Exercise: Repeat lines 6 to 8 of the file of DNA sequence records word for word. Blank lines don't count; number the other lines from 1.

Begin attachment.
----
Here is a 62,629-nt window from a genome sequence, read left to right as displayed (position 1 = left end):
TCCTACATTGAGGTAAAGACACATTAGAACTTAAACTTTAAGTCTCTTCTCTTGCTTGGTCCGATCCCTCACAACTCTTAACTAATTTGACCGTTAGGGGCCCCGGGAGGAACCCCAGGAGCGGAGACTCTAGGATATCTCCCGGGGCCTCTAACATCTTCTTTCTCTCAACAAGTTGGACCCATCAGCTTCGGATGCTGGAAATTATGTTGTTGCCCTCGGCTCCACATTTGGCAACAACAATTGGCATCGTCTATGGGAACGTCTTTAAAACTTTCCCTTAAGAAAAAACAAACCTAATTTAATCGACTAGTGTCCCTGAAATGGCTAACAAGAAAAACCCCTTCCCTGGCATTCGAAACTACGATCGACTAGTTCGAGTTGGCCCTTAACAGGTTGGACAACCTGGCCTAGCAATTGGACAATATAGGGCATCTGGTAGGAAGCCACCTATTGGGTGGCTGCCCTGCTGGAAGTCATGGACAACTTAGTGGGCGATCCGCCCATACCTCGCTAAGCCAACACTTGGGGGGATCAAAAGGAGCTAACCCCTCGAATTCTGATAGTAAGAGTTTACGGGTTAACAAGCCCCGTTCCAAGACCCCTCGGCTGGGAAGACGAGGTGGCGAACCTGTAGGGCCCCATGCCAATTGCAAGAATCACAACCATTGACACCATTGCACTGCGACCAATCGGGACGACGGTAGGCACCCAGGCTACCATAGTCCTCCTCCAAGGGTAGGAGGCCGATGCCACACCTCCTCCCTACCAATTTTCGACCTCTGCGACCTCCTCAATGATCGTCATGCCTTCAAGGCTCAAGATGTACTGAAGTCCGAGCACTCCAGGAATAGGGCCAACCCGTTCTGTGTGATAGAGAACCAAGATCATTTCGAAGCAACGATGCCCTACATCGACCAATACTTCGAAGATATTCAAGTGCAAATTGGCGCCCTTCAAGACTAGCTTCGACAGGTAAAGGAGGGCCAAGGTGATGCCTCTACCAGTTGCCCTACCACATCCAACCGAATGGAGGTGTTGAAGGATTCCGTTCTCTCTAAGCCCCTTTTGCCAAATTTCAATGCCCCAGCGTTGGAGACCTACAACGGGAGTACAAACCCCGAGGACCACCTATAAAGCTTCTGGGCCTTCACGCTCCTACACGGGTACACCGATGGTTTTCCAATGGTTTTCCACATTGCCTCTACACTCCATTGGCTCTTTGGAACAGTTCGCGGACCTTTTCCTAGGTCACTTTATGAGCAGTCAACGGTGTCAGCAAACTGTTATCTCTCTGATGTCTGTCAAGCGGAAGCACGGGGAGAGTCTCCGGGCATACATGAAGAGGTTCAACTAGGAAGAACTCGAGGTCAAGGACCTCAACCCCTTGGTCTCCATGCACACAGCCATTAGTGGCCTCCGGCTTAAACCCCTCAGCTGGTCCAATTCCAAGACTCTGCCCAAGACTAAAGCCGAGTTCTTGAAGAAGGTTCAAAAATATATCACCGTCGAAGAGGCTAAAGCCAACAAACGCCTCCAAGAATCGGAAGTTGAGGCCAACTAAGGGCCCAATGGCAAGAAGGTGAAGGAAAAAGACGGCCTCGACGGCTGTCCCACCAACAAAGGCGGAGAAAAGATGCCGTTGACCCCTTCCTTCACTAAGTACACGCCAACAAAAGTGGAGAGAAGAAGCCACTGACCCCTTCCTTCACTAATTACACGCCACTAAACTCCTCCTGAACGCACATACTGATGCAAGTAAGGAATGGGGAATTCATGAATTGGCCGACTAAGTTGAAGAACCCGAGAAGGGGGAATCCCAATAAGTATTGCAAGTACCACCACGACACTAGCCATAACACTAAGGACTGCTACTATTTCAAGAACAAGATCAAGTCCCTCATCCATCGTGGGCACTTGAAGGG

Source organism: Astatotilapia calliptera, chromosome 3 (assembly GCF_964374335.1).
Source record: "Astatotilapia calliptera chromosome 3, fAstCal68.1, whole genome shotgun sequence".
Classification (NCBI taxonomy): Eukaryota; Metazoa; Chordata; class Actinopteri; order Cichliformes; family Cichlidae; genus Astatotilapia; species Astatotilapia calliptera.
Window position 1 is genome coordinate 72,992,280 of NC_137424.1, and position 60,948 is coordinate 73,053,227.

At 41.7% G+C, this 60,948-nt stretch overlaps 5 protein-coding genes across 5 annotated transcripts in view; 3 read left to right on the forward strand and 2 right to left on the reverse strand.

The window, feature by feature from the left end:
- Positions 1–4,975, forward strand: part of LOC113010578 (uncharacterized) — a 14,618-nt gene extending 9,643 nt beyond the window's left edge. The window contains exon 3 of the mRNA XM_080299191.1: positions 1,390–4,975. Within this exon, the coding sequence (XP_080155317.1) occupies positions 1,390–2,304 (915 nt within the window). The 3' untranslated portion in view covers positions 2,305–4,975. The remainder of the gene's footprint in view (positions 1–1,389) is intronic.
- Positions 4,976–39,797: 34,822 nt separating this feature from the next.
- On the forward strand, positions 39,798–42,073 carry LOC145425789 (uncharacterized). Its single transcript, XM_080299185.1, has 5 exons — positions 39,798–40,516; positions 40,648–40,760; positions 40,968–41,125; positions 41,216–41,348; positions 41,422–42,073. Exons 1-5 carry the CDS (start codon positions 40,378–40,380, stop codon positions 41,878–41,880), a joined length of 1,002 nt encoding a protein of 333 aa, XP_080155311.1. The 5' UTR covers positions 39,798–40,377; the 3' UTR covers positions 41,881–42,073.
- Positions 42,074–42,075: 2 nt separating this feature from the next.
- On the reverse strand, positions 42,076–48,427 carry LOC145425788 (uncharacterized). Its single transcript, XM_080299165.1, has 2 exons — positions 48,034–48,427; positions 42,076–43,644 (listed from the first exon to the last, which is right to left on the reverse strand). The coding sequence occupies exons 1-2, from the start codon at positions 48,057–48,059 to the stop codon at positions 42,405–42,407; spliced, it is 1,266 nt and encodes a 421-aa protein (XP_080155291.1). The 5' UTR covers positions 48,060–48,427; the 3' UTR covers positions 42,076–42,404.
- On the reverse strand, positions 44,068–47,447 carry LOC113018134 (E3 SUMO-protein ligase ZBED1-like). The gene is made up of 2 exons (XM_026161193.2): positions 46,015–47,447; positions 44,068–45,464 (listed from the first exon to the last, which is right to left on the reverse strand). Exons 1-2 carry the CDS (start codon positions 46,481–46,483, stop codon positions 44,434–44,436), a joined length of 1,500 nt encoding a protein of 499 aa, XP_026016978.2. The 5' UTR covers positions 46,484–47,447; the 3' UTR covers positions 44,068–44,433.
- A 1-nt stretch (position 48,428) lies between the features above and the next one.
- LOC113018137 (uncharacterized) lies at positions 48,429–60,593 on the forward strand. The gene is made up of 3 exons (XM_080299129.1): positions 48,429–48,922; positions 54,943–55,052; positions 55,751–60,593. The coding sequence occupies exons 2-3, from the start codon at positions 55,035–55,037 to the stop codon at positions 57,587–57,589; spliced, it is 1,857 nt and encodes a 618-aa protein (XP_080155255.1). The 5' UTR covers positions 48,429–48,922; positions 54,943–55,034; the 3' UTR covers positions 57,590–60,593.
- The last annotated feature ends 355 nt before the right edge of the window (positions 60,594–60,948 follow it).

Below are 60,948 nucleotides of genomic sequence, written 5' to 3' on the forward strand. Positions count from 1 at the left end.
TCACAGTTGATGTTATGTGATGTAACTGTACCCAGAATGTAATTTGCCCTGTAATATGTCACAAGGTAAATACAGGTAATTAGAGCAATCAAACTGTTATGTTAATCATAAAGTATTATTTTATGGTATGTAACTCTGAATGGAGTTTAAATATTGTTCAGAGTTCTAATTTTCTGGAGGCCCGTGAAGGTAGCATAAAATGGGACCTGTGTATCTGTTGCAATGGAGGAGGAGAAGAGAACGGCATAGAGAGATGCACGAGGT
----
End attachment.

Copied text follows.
Window position 1 is genome coordinate 72,992,280 of NC_137424.1, and position 60,948 is coordinate 73,053,227.

At 41.7% G+C, this 60,948-nt stretch overlaps 5 protein-coding genes across 5 annotated transcripts in view; 3 read left to right on the forward strand and 2 right to left on the reverse strand.

The window, feature by feature from the left end: